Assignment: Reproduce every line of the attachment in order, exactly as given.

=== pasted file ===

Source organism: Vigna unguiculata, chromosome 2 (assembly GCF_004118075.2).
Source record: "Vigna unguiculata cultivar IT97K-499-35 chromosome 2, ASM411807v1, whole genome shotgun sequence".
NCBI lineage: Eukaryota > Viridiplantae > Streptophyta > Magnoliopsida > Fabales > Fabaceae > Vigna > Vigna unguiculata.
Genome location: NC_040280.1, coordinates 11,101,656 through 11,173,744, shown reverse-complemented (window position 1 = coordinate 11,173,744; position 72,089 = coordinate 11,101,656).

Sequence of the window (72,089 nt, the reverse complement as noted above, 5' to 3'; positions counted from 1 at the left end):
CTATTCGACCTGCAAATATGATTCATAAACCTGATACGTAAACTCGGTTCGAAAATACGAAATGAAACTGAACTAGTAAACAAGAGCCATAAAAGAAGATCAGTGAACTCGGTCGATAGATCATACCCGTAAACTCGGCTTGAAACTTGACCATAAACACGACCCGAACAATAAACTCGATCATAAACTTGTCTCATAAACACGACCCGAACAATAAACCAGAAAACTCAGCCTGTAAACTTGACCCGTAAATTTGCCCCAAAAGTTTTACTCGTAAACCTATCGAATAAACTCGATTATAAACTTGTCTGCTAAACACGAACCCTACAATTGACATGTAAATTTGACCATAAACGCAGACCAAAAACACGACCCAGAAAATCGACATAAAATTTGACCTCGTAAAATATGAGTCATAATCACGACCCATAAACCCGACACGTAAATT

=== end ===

Source organism: Vigna unguiculata, chromosome 2 (assembly GCF_004118075.2).
Source record: "Vigna unguiculata cultivar IT97K-499-35 chromosome 2, ASM411807v1, whole genome shotgun sequence".
NCBI lineage: Eukaryota > Viridiplantae > Streptophyta > Magnoliopsida > Fabales > Fabaceae > Vigna > Vigna unguiculata.
Genome location: NC_040280.1, coordinates 11,101,656 through 11,173,744, shown reverse-complemented (window position 1 = coordinate 11,173,744; position 72,089 = coordinate 11,101,656).

Sequence of the window (72,089 nt, the reverse complement as noted above, 5' to 3'; positions counted from 1 at the left end):
CTATTCGACCTGCAAATATGATTCATAAACCTGATACGTAAACTCGGTTCGAAAATACGAAATGAAACTGAACTAGTAAACAAGAGCCATAAAAGAAGATCAGTGAACTCGGTCGATAGATCATACCCGTAAACTCGGCTTGAAACTTGACCATAAACACGACCCGAACAATAAACTCGATCATAAACTTGTCTCATAAACACGACCCGAACAATAAACCAGAAAACTCAGCCTGTAAACTTGACCCGTAAATTTGCCCCAAAAGTTTTACTCGTAAACCTATCGAATAAACTCGATTATAAACTTGTCTGCTAAACACGAACCCTACAATTGACATGTAAATTTGACCATAAACGCAGACCAAAAACACGACCCAGAAAATCGACATAAAATTTGACCTCGTAAAATATGAGTCATAATCACGACCCATAAACCCGACACGTAAATT